One of the beauties of service-oriented architecture (SOA) is simplicity.
WAT? Aren’t distributed systems more complex by definition?
Well, yes. But also no. In my experience, overall, a distributed system comes with slight complexity differences compared to a monolithic architecture. It’s where the complexity is that is important and dramatically changes the day-to-day experience.
With a monolithic architecture, the entire system is at our disposal. Adding a reference to a project in the solution is trivial, and our preferred IDE IntelliSense will immediately show new types and new members. That is like honey for bees: it’s hard to resist temptation. It’s effortless to steer away from a well-designed monolithic architecture.
If that happens, or preemptively in an attempt to prevent that happening, we build abstraction layers. We cannot reference a project and use the defined types because they are internal or private to the package. Instead, we have to use that other package that ships the abstraction as interfaces. Finally, we must introduce dependency injection (DI) and inversion of control (IOC) techniques to resolve the concrete types at runtime.
Even if, on the surface, the architecture sounds clean, there is a lot of magic going on. When things go badly, and an error occurs, it’s more complex to track what’s happening.
My biggest concern with magic and I’m the first at fault, is that it’s addictive. Once we start depending on magic, we want more magic, and the system becomes a big spaghetti mess with magic sauce.
The second reason why we need all those abstraction layers with monolithic architectures is testing. We need to mock dependencies so that we can unit test components in isolation.
Don’t get me wrong; testing is a good thing, crucial, I’d say. However, here the problem is that integration testing is arduous or even impossible due to the monolithic nature of the system. That leads the design to need abstraction layers.
The benefits are reuse, isolating complexity, encapsulation of dependencies, and more. But what’s the cost of indirection & abstractions? Cognitive load to fully understand all of the layers of a request and limiting functionality.
The SOA way
A service-oriented architecture can have a dramatic impact on the way we approach all those abstraction layers. Again, don’t get me wrong, it’s possible to design an utterly flawed SOA-based system, something usually referred to as a distributed monolith. However, SOA removes some of the barriers mentioned above that lead to the need for abstraction layers.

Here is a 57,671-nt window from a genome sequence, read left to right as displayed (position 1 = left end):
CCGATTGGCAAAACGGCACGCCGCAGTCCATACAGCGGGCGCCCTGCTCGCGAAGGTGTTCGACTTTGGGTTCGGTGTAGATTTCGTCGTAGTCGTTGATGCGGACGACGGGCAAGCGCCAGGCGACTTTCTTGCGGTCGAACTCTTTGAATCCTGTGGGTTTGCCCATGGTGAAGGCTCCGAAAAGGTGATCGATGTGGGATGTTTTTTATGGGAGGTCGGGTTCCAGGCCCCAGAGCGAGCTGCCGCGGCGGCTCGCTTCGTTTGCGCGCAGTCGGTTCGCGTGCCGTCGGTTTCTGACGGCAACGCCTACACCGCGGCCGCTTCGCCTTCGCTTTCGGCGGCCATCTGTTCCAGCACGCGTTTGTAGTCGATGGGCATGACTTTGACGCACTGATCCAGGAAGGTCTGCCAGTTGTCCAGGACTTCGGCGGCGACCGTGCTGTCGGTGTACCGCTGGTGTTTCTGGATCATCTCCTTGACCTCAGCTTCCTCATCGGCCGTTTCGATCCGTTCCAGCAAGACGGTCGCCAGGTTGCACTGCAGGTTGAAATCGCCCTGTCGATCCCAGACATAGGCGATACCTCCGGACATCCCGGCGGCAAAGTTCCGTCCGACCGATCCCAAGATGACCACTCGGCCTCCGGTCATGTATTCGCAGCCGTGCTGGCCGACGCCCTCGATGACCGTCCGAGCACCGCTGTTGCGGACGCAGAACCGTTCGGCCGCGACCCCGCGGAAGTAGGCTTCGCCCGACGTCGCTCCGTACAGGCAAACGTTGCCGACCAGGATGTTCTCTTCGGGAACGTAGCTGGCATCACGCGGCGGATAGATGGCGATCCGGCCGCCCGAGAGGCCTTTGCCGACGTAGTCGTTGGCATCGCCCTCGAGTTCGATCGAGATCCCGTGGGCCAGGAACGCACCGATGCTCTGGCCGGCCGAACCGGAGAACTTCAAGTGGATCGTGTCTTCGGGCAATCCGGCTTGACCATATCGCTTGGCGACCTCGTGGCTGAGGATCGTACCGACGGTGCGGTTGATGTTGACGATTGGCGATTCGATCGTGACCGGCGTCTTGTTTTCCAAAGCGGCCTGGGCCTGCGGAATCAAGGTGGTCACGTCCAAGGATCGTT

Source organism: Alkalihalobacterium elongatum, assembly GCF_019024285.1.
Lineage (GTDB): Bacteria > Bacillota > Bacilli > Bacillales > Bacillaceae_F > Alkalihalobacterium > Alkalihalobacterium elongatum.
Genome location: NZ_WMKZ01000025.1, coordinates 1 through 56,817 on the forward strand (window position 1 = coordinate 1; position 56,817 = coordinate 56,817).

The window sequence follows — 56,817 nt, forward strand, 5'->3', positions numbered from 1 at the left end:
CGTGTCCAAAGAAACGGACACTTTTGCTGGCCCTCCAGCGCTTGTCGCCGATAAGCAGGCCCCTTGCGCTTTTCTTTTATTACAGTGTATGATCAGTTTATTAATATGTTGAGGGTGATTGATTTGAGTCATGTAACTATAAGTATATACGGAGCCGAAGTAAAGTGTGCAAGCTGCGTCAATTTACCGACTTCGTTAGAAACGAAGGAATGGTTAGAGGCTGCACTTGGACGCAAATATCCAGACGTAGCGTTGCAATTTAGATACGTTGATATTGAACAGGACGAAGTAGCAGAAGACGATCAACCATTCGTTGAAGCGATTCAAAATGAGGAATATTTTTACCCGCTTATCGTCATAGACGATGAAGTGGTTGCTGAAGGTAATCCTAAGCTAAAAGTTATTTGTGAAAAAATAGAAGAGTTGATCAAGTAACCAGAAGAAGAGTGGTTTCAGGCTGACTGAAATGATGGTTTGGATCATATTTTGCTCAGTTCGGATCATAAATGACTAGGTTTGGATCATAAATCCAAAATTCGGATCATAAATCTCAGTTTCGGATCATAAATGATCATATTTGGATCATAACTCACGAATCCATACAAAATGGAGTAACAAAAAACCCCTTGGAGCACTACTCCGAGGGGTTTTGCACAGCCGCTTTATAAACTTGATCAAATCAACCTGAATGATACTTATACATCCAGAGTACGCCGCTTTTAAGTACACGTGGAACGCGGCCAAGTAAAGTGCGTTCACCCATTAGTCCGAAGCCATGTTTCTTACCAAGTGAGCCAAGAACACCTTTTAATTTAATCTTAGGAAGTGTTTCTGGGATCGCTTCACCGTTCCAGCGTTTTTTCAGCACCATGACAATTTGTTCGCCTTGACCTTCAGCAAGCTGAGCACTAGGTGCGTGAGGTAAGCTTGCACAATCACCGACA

Autonomous components are one of the SOA building blocks. They are the essence of the single responsibility principle in a distributed system. Autonomy comes with significant advantages, one of which is isolation. A component that is both autonomous and isolated is also independent. Independence means that we’re free to host it alone.
If a component has all the mentioned attributes, it can be easily tested, which is true in a monolithic architecture. What’s different is the hosting aspect. If we can host a component alone in its process, integration testing comes at ease.
If integration testing is one of the tools in our toolbox, there is less need for abstraction layers. An autonomous component whose responsibility is to deal, for example, with loyalty points in an e-commerce system, can directly access its storage without an abstraction layer. We can quickly test the composition with the storage as a dependency. That is especially true nowadays, thanks to containers. It’s never been so easy to spin up a dependency, like SQL Server or PostgreSQL, like it is today.
Also, autonomous components drive more adherence to the single responsibility principle, and NServiceBus message handlers are an excellent example. It means that the component can do one thing at a time. There is no simple workaround. It’s much easier and riskier to add a method to a class in a monolithic architecture rather than adding additional behaviors to an autonomous component in a distributed system. There is so much more friction that we don’t even try.
Finally, code simplicity comes with less cognitive load.
However, one could argue that monitoring and debugging are more challenging in distributed systems. That’s a valid point that’s worth exploring in a dedicated post. Stay tuned.
As always, there is no silver bullet. The important message is to try to avoid unnecessary abstraction layers. That is especially true if the only purpose of the abstraction is clean architecture. It’s effortless and sometimes satisfying to build abstraction layers for the sake of building abstractions. It’s indeed over-engineering, but on the surface, it’s a rewarding type of over-engineering. It’s like honey for bees.